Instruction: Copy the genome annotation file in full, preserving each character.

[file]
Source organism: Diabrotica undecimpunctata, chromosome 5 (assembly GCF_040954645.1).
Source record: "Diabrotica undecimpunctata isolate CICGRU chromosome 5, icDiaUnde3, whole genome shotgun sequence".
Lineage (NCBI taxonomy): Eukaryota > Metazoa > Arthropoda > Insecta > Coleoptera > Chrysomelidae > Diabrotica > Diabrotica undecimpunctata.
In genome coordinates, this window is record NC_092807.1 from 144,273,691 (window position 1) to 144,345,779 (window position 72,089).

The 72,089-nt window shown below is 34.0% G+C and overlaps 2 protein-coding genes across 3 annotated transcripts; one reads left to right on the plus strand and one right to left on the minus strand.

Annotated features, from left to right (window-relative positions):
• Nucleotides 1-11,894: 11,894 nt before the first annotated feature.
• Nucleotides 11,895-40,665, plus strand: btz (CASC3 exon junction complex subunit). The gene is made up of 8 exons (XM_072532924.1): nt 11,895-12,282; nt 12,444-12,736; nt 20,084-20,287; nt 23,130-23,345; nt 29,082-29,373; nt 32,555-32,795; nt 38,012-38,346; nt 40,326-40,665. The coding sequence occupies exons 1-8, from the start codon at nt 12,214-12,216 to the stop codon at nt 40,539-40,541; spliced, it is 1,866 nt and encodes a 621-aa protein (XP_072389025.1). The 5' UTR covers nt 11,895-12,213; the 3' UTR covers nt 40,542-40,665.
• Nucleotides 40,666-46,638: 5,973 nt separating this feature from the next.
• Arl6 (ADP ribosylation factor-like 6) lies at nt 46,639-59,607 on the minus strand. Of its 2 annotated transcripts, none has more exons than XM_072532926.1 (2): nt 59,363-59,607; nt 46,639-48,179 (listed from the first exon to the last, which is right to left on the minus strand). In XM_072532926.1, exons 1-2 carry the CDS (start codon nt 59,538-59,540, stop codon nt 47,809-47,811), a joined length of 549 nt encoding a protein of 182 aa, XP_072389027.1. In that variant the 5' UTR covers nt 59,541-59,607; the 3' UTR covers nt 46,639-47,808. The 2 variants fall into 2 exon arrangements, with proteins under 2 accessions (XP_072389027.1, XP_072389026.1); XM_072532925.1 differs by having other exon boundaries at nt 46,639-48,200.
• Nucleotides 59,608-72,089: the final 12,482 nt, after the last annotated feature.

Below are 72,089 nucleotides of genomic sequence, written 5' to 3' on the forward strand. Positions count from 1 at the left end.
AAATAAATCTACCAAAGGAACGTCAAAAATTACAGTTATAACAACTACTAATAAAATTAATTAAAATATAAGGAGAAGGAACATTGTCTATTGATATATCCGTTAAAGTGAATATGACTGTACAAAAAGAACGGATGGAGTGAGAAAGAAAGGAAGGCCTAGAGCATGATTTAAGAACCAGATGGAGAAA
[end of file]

Source organism: Diabrotica undecimpunctata, chromosome 5 (assembly GCF_040954645.1).
Source record: "Diabrotica undecimpunctata isolate CICGRU chromosome 5, icDiaUnde3, whole genome shotgun sequence".
Lineage (NCBI taxonomy): Eukaryota > Metazoa > Arthropoda > Insecta > Coleoptera > Chrysomelidae > Diabrotica > Diabrotica undecimpunctata.
In genome coordinates, this window is record NC_092807.1 from 144,273,691 (window position 1) to 144,345,779 (window position 72,089).

The 72,089-nt window shown below is 34.0% G+C and overlaps 2 protein-coding genes across 3 annotated transcripts; one reads left to right on the plus strand and one right to left on the minus strand.

Annotated features, from left to right (window-relative positions):
• Nucleotides 1-11,894: 11,894 nt before the first annotated feature.
• Nucleotides 11,895-40,665, plus strand: btz (CASC3 exon junction complex subunit). The gene is made up of 8 exons (XM_072532924.1): nt 11,895-12,282; nt 12,444-12,736; nt 20,084-20,287; nt 23,130-23,345; nt 29,082-29,373; nt 32,555-32,795; nt 38,012-38,346; nt 40,326-40,665. The coding sequence occupies exons 1-8, from the start codon at nt 12,214-12,216 to the stop codon at nt 40,539-40,541; spliced, it is 1,866 nt and encodes a 621-aa protein (XP_072389025.1). The 5' UTR covers nt 11,895-12,213; the 3' UTR covers nt 40,542-40,665.
• Nucleotides 40,666-46,638: 5,973 nt separating this feature from the next.
• Arl6 (ADP ribosylation factor-like 6) lies at nt 46,639-59,607 on the minus strand. Of its 2 annotated transcripts, none has more exons than XM_072532926.1 (2): nt 59,363-59,607; nt 46,639-48,179 (listed from the first exon to the last, which is right to left on the minus strand). In XM_072532926.1, exons 1-2 carry the CDS (start codon nt 59,538-59,540, stop codon nt 47,809-47,811), a joined length of 549 nt encoding a protein of 182 aa, XP_072389027.1. In that variant the 5' UTR covers nt 59,541-59,607; the 3' UTR covers nt 46,639-47,808. The 2 variants fall into 2 exon arrangements, with proteins under 2 accessions (XP_072389027.1, XP_072389026.1); XM_072532925.1 differs by having other exon boundaries at nt 46,639-48,200.
• Nucleotides 59,608-72,089: the final 12,482 nt, after the last annotated feature.

Below are 72,089 nucleotides of genomic sequence, written 5' to 3' on the forward strand. Positions count from 1 at the left end.
AAATAAATCTACCAAAGGAACGTCAAAAATTACAGTTATAACAACTACTAATAAAATTAATTAAAATATAAGGAGAAGGAACATTGTCTATTGATATATCCGTTAAAGTGAATATGACTGTACAAAAAGAACGGATGGAGTGAGAAAGAAAGGAAGGCCTAGAGCATGATTTAAGAACCAGATGGAGAAA